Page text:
About My Father Review: Robert De Niro Meets Fathers


Stand-up comedian Sebastian Maniscalco brings his personal life to the big screen with a talented supporting cast. about my father he makes fun of his Sicilian roots and the stern but lovable guidance of his father, an immigrant hairdresser. Robert De Niro co-stars as the cheapskate appears upside down meet the parents script. They get a good laugh like a heavily perfumed working-class family trying to bond with the rich would-be in-laws at the country club. The fast pace and upbeat tone outweigh the constant voice-over narration. What is usually the crutch of a weak script works by establishing warmth and framing very different personalities.


Sebastian opens the film with a brief story of his father’s trip from Italy. Salvo (De Niro) came to the United States very poor with the same objective as all the men in Maniscalco for generations: he wanted to give his son the opportunity for a better life. Salvo prides himself on being the best barber on Chicago’s East Side. This meant getting up at dawn and then working like a hired mule at the beauty parlor until bedtime. But don’t forget a spritz of cologne before your weary head hits the pillow. Sebastian had to respect value for money: order from the average menu, no appetizers or desserts. Finish your meal or pay the bill.

Sebastián attends the opening of his artist girlfriend’s gallery. Ellie (Leslie Bibb) is the daughter of powerful Senator Tigger Collins (Kim Cattrall) and her husband, a hotel magnate (David Rasche). She is pleasantly surprised when her parents invite Sebastian to their 4th of July celebration. She cries with joy as this gives her the perfect forum to propose. He just has to get his recently deceased mother’s wedding ring from a skeptical Salvo.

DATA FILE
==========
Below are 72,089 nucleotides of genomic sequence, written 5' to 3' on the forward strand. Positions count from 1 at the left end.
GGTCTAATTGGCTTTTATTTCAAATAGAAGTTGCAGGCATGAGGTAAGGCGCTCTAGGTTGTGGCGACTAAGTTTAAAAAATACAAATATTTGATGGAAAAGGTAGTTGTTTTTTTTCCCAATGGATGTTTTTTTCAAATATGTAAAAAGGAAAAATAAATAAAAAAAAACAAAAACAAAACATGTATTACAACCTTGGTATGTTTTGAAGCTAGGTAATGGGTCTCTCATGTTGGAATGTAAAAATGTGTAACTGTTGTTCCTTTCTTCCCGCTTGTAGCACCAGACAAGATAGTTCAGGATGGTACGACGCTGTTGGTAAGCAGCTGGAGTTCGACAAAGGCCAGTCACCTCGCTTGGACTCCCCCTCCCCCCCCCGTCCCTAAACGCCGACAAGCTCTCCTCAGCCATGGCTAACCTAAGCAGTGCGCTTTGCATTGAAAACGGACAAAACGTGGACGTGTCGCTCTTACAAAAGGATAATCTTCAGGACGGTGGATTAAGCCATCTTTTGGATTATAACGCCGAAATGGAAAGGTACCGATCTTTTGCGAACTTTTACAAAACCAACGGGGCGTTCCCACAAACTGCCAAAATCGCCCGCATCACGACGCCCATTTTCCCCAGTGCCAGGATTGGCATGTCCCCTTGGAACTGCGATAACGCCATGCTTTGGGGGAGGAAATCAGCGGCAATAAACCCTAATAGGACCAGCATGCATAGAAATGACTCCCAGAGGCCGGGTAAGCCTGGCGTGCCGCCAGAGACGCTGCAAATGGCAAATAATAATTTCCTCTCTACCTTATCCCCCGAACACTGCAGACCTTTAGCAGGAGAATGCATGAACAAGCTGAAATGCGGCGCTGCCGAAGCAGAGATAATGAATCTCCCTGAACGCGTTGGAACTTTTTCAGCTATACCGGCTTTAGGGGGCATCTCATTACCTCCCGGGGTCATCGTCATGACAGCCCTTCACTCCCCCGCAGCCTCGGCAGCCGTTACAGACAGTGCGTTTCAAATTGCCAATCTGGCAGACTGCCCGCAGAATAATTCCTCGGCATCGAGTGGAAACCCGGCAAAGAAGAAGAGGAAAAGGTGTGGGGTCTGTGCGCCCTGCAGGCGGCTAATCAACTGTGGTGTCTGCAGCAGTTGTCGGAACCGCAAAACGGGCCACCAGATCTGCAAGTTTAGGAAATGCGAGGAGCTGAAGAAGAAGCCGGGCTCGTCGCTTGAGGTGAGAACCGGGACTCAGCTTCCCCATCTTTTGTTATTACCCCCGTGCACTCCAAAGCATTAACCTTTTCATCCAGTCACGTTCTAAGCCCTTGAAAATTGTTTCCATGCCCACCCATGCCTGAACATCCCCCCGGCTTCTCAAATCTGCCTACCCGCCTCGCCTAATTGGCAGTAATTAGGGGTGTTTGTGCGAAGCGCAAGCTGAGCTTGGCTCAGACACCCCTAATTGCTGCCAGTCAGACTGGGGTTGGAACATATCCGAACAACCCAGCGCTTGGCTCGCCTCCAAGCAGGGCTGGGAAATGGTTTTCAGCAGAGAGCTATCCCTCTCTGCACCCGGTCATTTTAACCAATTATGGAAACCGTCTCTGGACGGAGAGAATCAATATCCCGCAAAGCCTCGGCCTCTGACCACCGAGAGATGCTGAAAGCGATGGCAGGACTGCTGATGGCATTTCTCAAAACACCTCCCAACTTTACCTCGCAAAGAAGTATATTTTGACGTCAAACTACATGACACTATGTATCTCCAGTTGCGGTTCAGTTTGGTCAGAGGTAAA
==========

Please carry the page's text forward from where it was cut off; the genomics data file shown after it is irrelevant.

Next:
The wealthy Collins family

About My Father film with Kim Cattrall and Leslie Bibb

Ellie desperately wants Salvo to come. Sebastian swears it’s a terrible idea, but Ellie insists. How can they all be a family if Salvo has never met his parents? The trip to Maryland gets off to a rocky start with the introduction of Lucky (Anders Holm), Ellie’s spoiled, playboy older brother, and the oddball Doug (Brett Dier), her left-liberal, brooding younger brother. Except, exasperated, he thinks that Sebastian has no business associating with these strange rich people.

Related: Exclusive: Kim Cattrall & Leslie Bibb Deliver The Laughs In About My Father

about my father it unfolds in a similar way to the popular Maniscalco stage routine. He moans and squirms with exaggerated expressions in a constant state of embarrassment. He is caught in the middle of an uncomfortable situation that gets progressively worse. The antics escalate as Salvo’s acclimation attempts inherently cause chaos. He’s not mean-spirited or trying to sabotage his child, but he’s honestly a fish out of water. Maniscalco adds to the silly antics as the butt of most jokes. The pair have some good comedic timing that is endearing to the audience.

Embracing Italian values

about my father never belittles Italian culture or promotes stereotypes. You get the requisite slang, music, and mannerisms, but without ill will or mocking intent. Except blow out the perms, cut the bangs and dye the roots. He is not a gangster who drinks wine and pizza. Maniscalco treasures its traditional ethnic upbringing and value system. No shame, but definitely some laughs. The subplots about Ellie’s parents and her career aren’t all that interesting. Thankfully they don’t detract from the film.

about my father It is a depth of field production. It will have a theatrical release on May 26 from Lionsgate.

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